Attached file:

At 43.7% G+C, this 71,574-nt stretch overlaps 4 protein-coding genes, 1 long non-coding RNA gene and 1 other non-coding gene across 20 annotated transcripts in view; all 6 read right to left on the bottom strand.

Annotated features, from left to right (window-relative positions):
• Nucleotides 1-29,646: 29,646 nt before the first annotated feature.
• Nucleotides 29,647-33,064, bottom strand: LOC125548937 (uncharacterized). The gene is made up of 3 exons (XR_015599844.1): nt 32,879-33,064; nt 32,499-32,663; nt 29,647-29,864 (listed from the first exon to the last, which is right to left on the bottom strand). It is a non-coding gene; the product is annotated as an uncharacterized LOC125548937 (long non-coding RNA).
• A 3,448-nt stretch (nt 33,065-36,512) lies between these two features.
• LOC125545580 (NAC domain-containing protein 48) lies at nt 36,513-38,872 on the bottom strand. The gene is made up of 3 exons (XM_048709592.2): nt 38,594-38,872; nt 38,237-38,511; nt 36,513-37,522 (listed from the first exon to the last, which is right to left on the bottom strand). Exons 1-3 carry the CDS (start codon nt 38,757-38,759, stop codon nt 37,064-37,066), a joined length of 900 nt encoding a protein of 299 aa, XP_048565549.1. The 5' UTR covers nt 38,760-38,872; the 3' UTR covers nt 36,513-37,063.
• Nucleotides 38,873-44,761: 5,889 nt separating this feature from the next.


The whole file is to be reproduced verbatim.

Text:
At 43.7% G+C, this 71,574-nt stretch overlaps 4 protein-coding genes, 1 long non-coding RNA gene and 1 other non-coding gene across 20 annotated transcripts in view; all 6 read right to left on the bottom strand.

Annotated features, from left to right (window-relative positions):
• Nucleotides 1-29,646: 29,646 nt before the first annotated feature.
• Nucleotides 29,647-33,064, bottom strand: LOC125548937 (uncharacterized). The gene is made up of 3 exons (XR_015599844.1): nt 32,879-33,064; nt 32,499-32,663; nt 29,647-29,864 (listed from the first exon to the last, which is right to left on the bottom strand). It is a non-coding gene; the product is annotated as an uncharacterized LOC125548937 (long non-coding RNA).
• A 3,448-nt stretch (nt 33,065-36,512) lies between these two features.
• LOC125545580 (NAC domain-containing protein 48) lies at nt 36,513-38,872 on the bottom strand. The gene is made up of 3 exons (XM_048709592.2): nt 38,594-38,872; nt 38,237-38,511; nt 36,513-37,522 (listed from the first exon to the last, which is right to left on the bottom strand). Exons 1-3 carry the CDS (start codon nt 38,757-38,759, stop codon nt 37,064-37,066), a joined length of 900 nt encoding a protein of 299 aa, XP_048565549.1. The 5' UTR covers nt 38,760-38,872; the 3' UTR covers nt 36,513-37,063.
• Nucleotides 38,873-44,761: 5,889 nt separating this feature from the next.